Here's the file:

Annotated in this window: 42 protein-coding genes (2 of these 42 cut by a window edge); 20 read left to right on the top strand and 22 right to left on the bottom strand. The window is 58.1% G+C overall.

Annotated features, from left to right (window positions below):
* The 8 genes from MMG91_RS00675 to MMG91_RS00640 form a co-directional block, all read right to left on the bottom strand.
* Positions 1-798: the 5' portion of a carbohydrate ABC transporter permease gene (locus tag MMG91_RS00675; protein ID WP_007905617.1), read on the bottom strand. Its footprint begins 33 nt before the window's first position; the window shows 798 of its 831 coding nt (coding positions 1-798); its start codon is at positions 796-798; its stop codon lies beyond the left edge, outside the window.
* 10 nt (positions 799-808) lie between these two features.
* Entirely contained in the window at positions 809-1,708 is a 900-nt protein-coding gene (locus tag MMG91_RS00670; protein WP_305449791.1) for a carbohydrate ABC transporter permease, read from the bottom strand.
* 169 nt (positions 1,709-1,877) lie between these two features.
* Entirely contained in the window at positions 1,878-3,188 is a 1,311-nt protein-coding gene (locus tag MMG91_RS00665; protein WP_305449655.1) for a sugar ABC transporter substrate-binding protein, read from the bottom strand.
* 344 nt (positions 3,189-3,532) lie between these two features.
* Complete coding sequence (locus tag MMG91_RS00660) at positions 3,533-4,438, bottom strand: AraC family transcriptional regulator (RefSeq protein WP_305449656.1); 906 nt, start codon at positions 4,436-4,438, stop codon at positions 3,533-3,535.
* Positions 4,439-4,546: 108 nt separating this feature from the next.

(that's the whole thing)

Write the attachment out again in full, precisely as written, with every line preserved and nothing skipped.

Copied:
Annotated in this window: 42 protein-coding genes (2 of these 42 cut by a window edge); 20 read left to right on the top strand and 22 right to left on the bottom strand. The window is 58.1% G+C overall.

Annotated features, from left to right (window positions below):
* The 8 genes from MMG91_RS00675 to MMG91_RS00640 form a co-directional block, all read right to left on the bottom strand.
* Positions 1-798: the 5' portion of a carbohydrate ABC transporter permease gene (locus tag MMG91_RS00675; protein ID WP_007905617.1), read on the bottom strand. Its footprint begins 33 nt before the window's first position; the window shows 798 of its 831 coding nt (coding positions 1-798); its start codon is at positions 796-798; its stop codon lies beyond the left edge, outside the window.
* 10 nt (positions 799-808) lie between these two features.
* Entirely contained in the window at positions 809-1,708 is a 900-nt protein-coding gene (locus tag MMG91_RS00670; protein WP_305449791.1) for a carbohydrate ABC transporter permease, read from the bottom strand.
* 169 nt (positions 1,709-1,877) lie between these two features.
* Entirely contained in the window at positions 1,878-3,188 is a 1,311-nt protein-coding gene (locus tag MMG91_RS00665; protein WP_305449655.1) for a sugar ABC transporter substrate-binding protein, read from the bottom strand.
* 344 nt (positions 3,189-3,532) lie between these two features.
* Complete coding sequence (locus tag MMG91_RS00660) at positions 3,533-4,438, bottom strand: AraC family transcriptional regulator (RefSeq protein WP_305449656.1); 906 nt, start codon at positions 4,436-4,438, stop codon at positions 3,533-3,535.
* Positions 4,439-4,546: 108 nt separating this feature from the next.